Management at Visa (V) has been doing everything right, and 2019 has been the year that the market prices in all of the market growth and technological innovation, observes Todd Shaver, editor of BullMarket Report.
The stock is up 30% this year, which is sensational for a $380 billion blue chip. Visa is benefitting from a boom in global payments processing, as more and more transactions shift from cash to card.
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Estimates are that the total addressable market will expand by 10% per year for the next five years, to over $3 trillion. In 1Q19, Visa’s total payments volume grew 7% — that beats rival the 5% growth of Mastercard (MA).
US growth for Visa hit 11%, beating Mastercard’s 8% growth. So the underlying market is expanding, and with Visa owning over 50% of all credit transactions, expect more and more top-line as customers continue to use their cards more frequently.
The prominence of payments in the global financial services system has undeniably risen over the 12 years that McKinsey has formally tracked the sector’s dynamics. Even against this backdrop, however, 2017’s results are striking.
The 11 percent growth generated by payments— which topped $1.9 trillion in global revenue—is the largest annual increase we have measured in the past five years.
The milestone of a $2 trillion global industry is set to be surpassed two years sooner than expected, and a $3 trillion threshold looms just beyond our five-year projection horizon.
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And when it comes to industry disruption, Visa is actually a leader, despite being the largest player in the space (usually disruptors are the little guys).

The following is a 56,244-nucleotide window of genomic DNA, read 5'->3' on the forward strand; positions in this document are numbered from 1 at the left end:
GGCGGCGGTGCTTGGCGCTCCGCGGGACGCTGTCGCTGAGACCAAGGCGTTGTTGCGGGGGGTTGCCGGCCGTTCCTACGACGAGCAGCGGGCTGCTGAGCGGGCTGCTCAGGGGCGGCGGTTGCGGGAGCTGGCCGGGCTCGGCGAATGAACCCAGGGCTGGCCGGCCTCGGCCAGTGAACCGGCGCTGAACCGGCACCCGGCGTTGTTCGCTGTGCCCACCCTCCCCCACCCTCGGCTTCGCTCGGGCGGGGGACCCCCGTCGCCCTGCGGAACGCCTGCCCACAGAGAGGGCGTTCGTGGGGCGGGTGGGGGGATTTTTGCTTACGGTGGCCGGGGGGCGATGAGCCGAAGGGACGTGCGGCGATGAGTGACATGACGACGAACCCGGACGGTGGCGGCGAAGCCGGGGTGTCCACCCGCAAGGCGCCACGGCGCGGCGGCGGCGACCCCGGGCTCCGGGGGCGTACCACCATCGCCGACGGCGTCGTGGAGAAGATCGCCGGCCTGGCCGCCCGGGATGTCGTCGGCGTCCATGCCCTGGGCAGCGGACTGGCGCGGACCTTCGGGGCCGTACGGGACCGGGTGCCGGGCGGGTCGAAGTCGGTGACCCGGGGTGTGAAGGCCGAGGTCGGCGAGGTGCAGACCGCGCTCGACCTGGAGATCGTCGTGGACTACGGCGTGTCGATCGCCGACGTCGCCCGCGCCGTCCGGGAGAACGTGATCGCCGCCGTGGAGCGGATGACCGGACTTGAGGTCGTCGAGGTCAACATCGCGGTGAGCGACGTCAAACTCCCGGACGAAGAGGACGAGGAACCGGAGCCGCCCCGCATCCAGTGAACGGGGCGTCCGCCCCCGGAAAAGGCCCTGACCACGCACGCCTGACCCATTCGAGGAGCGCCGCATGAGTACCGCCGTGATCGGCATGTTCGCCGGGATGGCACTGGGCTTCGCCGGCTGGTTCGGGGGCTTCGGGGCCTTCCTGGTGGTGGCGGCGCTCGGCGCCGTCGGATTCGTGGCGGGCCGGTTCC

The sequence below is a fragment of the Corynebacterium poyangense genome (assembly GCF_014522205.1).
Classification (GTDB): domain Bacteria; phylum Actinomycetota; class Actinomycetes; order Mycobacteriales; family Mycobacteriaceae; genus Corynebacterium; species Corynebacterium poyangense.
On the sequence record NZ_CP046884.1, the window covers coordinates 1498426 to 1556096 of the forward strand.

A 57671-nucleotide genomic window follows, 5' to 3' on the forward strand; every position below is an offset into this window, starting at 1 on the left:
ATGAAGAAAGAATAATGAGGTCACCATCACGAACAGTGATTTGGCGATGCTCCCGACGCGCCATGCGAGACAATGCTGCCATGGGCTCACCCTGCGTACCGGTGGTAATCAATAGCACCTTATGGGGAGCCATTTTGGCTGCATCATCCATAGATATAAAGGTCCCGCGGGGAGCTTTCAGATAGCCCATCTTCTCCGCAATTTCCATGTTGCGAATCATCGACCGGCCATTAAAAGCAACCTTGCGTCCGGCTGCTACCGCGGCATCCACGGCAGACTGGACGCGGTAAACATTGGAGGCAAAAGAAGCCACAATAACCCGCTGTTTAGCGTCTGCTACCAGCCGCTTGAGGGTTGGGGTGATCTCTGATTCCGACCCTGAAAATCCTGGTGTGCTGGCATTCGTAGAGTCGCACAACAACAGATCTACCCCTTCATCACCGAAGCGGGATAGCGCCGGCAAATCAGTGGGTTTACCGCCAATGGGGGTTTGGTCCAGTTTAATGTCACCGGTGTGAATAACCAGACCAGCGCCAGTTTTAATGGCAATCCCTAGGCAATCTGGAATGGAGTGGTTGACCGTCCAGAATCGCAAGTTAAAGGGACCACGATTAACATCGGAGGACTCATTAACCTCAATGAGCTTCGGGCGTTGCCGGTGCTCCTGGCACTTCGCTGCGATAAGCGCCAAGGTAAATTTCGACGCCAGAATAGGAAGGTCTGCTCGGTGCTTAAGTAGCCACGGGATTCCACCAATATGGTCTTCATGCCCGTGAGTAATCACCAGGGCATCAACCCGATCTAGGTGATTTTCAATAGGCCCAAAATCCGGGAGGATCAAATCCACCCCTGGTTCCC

Visa has already implemented tap-and-pay cards for NYC subways and buses, which makes paying your fare much easier than traditional swiping. Expect Visa to roll this feature out nationwide — and eventually worldwide — to increase market penetration.
Visa also recently acquired Earthport, a platform that enables cross-border money transfer. Visa expects to use Earthport technology to substitute for wire transfers, which take time and are costly. Users will be able to send and receive money internationally without the hassle of a wire.
Visa carries a PE ratio of 35. Rival Mastercard is more expensive on a PE basis, at 43. So if you want exposure to the global payments processing market — and you certainly should, given the consistent, predictable growth — then Visa is the way to go, as the company is cheaper than its closest rival.
The company is aggressively expanding its global footprint. We’re already at all-time highs, and we wouldn’t be surprised if the stock tops $200 later this year or into 2020.
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